Over the next two weeks, in celebration of Halloween and the new anthology The Cutting Room: Dark Reflections of the Silver Screen, Tachyon and editor Ellen Datlow present excerpts from a selection of the volume’s horrifying tales.
Today’s selection comes from “The Thousand Cuts” by Ian Watson.
The Petrushka restaurant was a large dim cellar, with theirs the only table occupied. Ballets Russes murals writhed dimly on the walls: exotic ghosts.
As the waiter unloaded the chilled glasses of vodka, Don Kavanagh observed, “I don’t think Russian restaurants are very popular these days.”
“That’s why we came,” Hugh Carpenter said. “Bound to get a table.”
“Don’t blame me,” said the waiter. “I’m a Londoner, born and bred.”
“Maybe there’s a good sketch there,” suggested Martha Vine, who was the ugly sister of the team. “You know, restaurants run by the wrong sort of people. Such as an Eskimo Curry House… . Or, wait a minute, how about a slaughterhouse for vegetables. Wait, I’ve got it, protests at vegetable vivisection!”
Hugh dismissed the notion, and the waiter, with the same toss of his head. The whole sparkle of their TV show relied on cultivating a blind spot for the obvious.
“Not quite mad enough, darling.” He cocked his head. “What’s that?”
“A car backfiring.”
“That many times?”
“More like gunfire,” said Alison Samuels, shaking her impeccably cornrowed red hair. She was beauty to Martha’s beast.
“So it’s somebody gunning their engine.” Hugh grinned triumphantly. “Okay, where were we?”
Soon after, sounds of crashing and breakages, a woman’s scream, and incoherent shouting came from the upstairs vestibule of the Petrushka …
“This isn’t one of your practical jokes, is it, Hugh?” asked Martha anxiously. “Tape recorder upstairs? Is it?”
“No, it damn well… .”
At that moment, two brawny men wearing lumber jackets crowded down the stairs, thrusting the waiter, who was bleeding from the mouth, and the manager and his beige-blonde receptionist ahead of them. A third man stayed up top. All three were armed with machine guns.
“Stay where you are!” The armed man’s accent was southern Irish. “You three, get to a table and sit down!”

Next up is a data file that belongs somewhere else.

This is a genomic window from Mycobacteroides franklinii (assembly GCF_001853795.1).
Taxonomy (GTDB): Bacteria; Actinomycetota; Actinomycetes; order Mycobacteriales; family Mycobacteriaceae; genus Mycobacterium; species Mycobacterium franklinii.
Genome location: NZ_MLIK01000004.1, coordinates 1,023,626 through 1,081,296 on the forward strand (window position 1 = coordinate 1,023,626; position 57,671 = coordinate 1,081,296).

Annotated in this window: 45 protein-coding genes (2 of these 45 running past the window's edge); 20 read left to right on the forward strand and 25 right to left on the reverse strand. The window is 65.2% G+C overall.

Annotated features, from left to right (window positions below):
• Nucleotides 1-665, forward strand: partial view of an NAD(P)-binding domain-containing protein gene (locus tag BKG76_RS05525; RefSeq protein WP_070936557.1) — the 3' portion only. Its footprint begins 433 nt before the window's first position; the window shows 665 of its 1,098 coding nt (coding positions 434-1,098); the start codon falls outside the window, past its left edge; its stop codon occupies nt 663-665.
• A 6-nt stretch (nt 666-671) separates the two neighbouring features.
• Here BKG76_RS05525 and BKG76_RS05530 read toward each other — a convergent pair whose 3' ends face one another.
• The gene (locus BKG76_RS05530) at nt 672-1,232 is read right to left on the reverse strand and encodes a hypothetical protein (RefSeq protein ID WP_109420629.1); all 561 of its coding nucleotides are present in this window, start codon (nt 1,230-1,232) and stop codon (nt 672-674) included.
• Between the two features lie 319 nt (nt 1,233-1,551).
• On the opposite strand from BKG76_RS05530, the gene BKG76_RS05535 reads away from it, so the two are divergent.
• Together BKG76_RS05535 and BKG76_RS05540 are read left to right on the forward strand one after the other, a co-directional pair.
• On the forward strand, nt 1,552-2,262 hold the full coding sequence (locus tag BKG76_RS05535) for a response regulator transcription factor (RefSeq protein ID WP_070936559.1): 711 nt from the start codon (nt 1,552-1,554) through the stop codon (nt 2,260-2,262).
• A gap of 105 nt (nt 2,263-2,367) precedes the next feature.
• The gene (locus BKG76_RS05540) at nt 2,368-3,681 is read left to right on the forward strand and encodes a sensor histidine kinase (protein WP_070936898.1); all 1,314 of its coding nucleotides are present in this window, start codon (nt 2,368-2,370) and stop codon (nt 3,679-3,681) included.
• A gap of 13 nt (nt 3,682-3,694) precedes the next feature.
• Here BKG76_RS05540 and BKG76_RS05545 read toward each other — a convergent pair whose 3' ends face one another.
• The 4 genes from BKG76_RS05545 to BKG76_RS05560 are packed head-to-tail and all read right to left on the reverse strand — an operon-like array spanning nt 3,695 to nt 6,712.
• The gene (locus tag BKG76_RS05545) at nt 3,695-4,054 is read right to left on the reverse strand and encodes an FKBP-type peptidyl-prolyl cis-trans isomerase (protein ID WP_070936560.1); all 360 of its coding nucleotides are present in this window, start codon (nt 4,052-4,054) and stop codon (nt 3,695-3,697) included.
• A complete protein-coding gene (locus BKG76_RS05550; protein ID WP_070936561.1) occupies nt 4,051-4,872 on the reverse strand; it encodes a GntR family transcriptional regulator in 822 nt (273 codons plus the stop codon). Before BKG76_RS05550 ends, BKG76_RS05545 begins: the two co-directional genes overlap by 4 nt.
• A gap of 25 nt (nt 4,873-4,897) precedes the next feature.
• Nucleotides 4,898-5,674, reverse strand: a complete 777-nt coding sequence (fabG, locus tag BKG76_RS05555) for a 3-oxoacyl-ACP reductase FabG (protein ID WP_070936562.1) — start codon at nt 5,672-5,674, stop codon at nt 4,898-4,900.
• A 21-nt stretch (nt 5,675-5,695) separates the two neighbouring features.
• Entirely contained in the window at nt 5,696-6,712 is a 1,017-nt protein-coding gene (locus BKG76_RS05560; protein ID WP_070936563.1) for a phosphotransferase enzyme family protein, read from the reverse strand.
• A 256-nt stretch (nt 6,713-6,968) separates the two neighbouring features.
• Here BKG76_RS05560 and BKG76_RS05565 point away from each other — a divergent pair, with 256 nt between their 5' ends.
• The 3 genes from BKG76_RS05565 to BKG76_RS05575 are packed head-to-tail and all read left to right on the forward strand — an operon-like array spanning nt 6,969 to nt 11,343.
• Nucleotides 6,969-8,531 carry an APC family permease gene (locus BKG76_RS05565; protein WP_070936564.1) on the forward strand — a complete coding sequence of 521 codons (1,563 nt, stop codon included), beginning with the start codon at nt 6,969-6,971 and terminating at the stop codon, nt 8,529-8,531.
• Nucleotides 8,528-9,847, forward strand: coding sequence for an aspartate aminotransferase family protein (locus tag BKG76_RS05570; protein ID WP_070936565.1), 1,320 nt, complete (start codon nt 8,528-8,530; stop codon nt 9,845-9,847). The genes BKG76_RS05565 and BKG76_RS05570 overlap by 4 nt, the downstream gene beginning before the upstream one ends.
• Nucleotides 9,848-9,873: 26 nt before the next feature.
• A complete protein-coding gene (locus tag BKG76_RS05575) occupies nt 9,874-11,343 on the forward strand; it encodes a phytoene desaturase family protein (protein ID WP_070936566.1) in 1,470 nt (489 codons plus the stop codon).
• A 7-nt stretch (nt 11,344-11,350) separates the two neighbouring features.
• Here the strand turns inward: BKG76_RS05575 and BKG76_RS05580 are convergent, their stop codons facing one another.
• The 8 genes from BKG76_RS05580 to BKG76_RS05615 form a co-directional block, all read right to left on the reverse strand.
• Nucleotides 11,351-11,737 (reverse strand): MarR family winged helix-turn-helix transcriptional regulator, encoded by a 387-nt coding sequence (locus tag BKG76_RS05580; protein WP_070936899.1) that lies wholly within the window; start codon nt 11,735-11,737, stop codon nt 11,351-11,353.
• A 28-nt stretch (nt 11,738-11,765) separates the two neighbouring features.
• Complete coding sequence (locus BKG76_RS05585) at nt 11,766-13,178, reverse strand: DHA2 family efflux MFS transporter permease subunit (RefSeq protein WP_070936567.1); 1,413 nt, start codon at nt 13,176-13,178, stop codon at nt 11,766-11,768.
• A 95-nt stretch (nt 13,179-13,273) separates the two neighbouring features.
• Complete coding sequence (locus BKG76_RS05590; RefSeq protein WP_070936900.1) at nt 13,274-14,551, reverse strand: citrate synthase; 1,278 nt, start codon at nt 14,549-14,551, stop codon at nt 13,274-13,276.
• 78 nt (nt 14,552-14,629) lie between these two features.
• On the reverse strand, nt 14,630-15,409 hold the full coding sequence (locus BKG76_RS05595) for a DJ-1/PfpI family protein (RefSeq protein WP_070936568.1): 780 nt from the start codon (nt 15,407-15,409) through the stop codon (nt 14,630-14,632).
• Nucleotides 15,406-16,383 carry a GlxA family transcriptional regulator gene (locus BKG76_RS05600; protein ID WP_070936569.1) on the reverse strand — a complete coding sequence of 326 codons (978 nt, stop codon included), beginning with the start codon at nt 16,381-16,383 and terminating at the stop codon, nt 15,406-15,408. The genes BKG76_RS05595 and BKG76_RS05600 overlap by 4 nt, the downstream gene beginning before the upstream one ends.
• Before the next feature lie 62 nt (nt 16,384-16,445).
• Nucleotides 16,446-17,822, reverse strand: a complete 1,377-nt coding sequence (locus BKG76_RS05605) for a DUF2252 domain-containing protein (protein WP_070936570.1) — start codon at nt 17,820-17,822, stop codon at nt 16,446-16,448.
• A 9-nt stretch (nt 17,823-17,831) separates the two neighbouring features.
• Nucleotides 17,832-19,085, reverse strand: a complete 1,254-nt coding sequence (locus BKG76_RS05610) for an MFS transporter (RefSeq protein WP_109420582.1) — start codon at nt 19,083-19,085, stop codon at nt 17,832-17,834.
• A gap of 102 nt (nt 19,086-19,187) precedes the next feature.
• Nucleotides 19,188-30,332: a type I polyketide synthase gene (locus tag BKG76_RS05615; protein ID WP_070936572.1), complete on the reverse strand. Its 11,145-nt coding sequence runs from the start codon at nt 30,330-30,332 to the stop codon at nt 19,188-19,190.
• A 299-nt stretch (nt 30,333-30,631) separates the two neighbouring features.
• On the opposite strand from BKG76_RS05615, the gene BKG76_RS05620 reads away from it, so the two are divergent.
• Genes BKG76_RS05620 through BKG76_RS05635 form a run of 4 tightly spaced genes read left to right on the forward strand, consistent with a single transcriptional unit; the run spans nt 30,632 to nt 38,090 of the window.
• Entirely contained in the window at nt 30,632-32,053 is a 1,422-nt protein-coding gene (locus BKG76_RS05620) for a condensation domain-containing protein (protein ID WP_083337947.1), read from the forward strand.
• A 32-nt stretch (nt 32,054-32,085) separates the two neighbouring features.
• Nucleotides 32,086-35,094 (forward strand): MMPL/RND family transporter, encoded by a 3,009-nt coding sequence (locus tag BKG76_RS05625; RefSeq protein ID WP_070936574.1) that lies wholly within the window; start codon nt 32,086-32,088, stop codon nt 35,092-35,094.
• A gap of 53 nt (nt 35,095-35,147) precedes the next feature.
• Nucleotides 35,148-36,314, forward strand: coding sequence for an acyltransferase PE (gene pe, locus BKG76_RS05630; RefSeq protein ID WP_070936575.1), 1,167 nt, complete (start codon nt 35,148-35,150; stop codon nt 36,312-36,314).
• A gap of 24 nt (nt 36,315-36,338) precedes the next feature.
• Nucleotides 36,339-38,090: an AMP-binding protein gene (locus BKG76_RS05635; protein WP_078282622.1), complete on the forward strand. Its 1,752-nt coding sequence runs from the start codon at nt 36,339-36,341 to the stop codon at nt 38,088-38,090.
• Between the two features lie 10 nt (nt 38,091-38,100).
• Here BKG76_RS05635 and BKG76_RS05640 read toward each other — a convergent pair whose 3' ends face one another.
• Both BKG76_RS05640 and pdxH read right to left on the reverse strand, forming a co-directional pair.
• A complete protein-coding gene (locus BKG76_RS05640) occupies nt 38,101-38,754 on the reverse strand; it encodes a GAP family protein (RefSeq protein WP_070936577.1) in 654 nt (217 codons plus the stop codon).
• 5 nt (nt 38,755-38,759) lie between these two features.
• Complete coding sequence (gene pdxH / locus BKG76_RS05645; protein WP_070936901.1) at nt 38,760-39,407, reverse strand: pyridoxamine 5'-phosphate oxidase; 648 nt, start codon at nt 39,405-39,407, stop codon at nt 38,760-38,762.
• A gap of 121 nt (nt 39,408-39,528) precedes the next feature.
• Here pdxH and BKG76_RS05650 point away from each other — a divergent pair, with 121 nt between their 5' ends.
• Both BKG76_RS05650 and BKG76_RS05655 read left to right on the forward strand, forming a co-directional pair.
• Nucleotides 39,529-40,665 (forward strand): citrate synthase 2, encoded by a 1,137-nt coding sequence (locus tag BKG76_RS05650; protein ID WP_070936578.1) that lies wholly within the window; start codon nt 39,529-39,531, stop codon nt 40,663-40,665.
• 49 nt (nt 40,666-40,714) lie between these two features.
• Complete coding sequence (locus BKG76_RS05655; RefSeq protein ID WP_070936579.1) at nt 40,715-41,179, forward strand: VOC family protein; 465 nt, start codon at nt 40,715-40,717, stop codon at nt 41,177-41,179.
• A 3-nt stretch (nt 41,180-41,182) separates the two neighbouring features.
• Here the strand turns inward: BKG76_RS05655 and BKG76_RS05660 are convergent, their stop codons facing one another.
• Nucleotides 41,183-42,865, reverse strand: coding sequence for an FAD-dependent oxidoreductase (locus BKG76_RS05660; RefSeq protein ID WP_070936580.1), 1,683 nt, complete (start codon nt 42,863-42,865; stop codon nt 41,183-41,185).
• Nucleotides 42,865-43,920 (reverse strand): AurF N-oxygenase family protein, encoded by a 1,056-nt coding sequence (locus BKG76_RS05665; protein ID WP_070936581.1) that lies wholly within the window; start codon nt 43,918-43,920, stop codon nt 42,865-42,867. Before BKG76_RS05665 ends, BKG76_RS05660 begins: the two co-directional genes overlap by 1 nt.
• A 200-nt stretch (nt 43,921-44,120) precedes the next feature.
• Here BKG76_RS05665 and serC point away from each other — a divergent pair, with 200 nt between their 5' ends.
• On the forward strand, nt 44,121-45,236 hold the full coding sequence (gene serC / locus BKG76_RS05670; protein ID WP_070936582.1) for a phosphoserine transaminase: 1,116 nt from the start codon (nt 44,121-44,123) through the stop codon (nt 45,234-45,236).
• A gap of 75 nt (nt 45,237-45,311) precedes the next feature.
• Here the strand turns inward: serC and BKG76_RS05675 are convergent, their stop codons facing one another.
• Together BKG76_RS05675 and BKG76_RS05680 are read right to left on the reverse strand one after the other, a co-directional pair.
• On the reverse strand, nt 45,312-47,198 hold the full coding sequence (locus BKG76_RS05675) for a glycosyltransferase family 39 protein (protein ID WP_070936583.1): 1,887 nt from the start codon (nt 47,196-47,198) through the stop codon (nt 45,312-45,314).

The manager, cashier, and waiter did so, quickly.
The momentary silence that followed was broken by the approaching wail of a police siren.
“I take it,” said Hugh loudly, “that we are all hostages in yet another bungled terrorist escapade?”
Out of the corner of his mouth, Don murmured, “Hush. You’re most likely to get murdered in the first few minutes. Then rapport starts building up. Just … meditate. Do nothing.”
“Zen and the art of being a hostage, eh?” Hugh whispered. He sat still as a Buddhist monk.
A police loudspeaker spoke, close by… .
“Don’t come any nearer!” cried the upstairs man. “We have hostages in here! We’ll kill them!”
Lumber jacket number two ran to the kitchen door and kicked it open… .
Hugh’s tongue moved inside her mouth. His finger traced the curve of her hip.
He pulled away instantly. He was naked. So was Alison. They were on the bed in his Chelsea flat. Outside was bright with June sunlight.
Alison gazed at Hugh, wide-eyed.
“But,” she managed to say.
“But we’re in the Petrushka, Alison… . I mean, correct me if I’m crazy, but I wasn’t aware that I’m subject to bouts of amnesia! I mean … how the hell did we get here? I mean, you can tell me, can’t you?”
“Hugh. I … I can’t tell you anything. We’re in the restaurant. Those IRA men are … at least … I suppose that’s what they were. But we aren’t. We’re here.”
Hugh sat up. Dumbly he stared at a newspaper lying on the yellow shag-piled carpet.
The headline was: Petrushka Siege Ends Peacefully.
He read the story, hardly understanding it. But he understood the accompanying photograph of himself with his arm wrapped round Alison’s shoulders, both of them grinning and waving.
“Just look at the date! June, the ninth. This is next week’s newspaper.”
“So we’re in the middle of next week.” Alison began to laugh hysterically, then with deliberate irony she slapped her own cheek. “I must remember this trick next time I visit the dentist’s… . Why can’t either of us remember a bloody thing?”
“I wish I could remember us making love.”
Alison started to dress.
“I always wanted us to get into bed,” Hugh went on. “It was one of my big ambitions. I suppose it still is! We must have been celebrating our freedom. Our release… .
“Gas,” he decided suddenly. “That’s it. They must have used some new kind of psychochemical to knock everybody unconscious or confuse us. This is a side effect.”
He studied the newspaper more carefully.
“Doesn’t say a thing about gas. It says the police talked the gunmen out. I suppose you can muzzle the press a little … no, this was all too public. The story has to be true as written.”
His telephone rang.
Hugh hurried naked into the next room to take the call.
For information on The Cutting Room: Dark Reflections of the Silver Screen, visit the Tachyon page.
Cover by Josh Beatman.